Preschool at The New Century School is where it all starts—and started! Opening its doors in September 2010, TNCS has since nurtured thousands of students ages 2 years and up. Its preprimary and primary divisions are, in some ways, the heart of the school, so it is with great pleasure that we introduce Terriann Lane who has taken over as Preschool Coordinator! Ms. Lane’s journey spans diverse experiences and roles within the Montessori educational system.
Ms. Lane is mom to two adult children, and the family traveled extensively while dad was a naval officer. Originating from Louisville, KY, she acquired her degree in elementary education from the University of Louisville. Although she did her practicum in a traditional 4th-grade classroom, there was a period where she stepped away from teaching, focusing on raising her children while moving around in multiple states, including Rhode Island, Florida, Hawaii, and Kentucky. This geographical tapestry forms a backdrop to her diverse experiences, providing a rich context to her journey in Montessori education.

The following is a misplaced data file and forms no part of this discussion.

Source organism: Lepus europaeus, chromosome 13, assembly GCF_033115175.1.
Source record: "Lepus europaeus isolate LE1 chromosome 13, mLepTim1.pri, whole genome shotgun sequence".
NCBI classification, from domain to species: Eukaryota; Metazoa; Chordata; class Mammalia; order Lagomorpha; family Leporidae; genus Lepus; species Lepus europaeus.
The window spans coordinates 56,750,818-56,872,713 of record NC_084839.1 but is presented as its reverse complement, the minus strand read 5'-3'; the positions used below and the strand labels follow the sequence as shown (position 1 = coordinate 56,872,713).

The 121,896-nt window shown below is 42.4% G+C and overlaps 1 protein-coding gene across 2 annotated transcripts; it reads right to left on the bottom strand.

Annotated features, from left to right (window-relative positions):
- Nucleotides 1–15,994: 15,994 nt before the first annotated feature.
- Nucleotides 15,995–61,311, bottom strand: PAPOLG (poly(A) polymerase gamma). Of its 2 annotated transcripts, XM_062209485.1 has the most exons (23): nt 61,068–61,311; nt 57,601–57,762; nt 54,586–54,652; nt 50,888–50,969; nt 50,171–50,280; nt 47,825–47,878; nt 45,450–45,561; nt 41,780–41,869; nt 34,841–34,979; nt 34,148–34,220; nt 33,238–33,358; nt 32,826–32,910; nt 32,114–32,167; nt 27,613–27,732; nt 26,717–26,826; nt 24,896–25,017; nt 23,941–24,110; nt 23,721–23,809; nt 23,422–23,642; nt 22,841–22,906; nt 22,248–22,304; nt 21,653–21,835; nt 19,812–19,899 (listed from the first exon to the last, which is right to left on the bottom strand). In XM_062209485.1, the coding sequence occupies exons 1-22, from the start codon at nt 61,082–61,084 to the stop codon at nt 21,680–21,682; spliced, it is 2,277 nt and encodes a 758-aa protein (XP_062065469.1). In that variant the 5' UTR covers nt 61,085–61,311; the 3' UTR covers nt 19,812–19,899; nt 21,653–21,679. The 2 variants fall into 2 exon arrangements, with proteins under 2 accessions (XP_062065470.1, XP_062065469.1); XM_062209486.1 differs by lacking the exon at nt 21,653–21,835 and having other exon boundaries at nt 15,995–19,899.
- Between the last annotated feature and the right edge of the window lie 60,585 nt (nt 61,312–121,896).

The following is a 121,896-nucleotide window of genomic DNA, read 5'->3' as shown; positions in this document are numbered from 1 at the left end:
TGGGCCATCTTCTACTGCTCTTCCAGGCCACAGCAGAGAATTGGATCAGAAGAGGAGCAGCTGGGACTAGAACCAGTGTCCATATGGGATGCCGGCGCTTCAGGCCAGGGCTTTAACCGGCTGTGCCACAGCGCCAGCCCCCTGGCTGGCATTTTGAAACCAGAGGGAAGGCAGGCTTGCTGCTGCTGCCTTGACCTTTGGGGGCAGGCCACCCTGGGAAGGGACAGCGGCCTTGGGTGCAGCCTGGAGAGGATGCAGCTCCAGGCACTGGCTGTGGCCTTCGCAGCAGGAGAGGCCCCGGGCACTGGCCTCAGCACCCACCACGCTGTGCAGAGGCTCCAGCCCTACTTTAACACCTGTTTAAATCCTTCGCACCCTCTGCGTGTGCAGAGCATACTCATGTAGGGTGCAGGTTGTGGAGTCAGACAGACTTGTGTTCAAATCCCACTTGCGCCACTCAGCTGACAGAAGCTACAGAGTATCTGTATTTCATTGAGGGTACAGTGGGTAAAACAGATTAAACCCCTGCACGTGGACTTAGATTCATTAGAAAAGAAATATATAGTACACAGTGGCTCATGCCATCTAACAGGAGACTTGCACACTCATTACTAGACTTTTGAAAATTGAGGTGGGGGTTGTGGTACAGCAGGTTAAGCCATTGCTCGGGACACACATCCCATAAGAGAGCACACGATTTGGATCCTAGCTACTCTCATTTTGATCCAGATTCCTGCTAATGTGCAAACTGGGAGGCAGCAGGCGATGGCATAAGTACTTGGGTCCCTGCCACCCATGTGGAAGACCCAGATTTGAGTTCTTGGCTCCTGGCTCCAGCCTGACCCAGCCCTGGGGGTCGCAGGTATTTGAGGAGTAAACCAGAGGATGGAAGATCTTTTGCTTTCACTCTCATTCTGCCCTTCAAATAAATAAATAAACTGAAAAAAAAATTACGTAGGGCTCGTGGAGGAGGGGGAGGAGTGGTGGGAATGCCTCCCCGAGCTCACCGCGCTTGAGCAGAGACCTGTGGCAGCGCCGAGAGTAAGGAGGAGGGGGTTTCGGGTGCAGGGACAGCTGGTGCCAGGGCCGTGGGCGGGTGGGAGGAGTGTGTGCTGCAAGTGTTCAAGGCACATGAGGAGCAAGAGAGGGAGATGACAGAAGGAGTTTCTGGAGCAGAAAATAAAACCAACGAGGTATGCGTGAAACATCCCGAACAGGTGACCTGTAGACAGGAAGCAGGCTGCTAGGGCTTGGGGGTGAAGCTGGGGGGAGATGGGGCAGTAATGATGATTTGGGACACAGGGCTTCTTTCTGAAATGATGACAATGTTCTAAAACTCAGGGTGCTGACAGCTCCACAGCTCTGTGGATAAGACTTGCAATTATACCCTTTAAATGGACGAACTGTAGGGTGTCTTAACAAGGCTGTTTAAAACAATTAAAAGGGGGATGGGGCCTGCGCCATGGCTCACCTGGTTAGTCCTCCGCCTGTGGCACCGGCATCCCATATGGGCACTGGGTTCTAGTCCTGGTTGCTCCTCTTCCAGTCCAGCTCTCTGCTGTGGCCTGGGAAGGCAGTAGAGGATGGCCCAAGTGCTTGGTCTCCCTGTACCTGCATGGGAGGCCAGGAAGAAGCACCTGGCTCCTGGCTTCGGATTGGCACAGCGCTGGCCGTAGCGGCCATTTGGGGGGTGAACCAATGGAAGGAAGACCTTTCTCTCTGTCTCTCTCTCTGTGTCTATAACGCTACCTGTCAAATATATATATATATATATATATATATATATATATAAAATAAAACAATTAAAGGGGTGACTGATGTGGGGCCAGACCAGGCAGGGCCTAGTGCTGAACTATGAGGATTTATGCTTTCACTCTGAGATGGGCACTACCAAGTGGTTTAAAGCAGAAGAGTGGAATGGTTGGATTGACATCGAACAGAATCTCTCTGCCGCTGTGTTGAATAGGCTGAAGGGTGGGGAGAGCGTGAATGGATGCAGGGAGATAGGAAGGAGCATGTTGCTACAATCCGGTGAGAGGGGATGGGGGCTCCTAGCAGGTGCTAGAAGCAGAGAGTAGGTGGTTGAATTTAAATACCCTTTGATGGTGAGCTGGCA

She decided to settle in Maryland around 10 years ago, drawn by the state’s abundance of Montessori schools.
Terriann Lane: A True Montessorian
Her journey in the Montessori system started as a parent looking for a suitable school for her children. Her introduction to Montessori education was a transformative moment. Comparing Montessori to what she learned during her undergraduate study, she found the former to make significantly more sense. The sight of 4-year-olds reading and writing in a Montessori classroom was a revelation, showcasing a stark contrast to her own educational experiences and what she had observed in traditional settings. This difference fueled her fascination and determination to integrate her children into the Montessori environment.
Her children embraced Montessori education — her son through primary and her daughter until elementary.
Her background in elementary education quickly came to light during her visits, and she was invited to teach despite her initial lack of Montessori-specific training.
Deciding against teaching without proper training, she was fortunate enough to receive sponsored training in Celebration, Florida. Post-training, her journey involved extensive travel before she found herself settled and teaching in Maryland.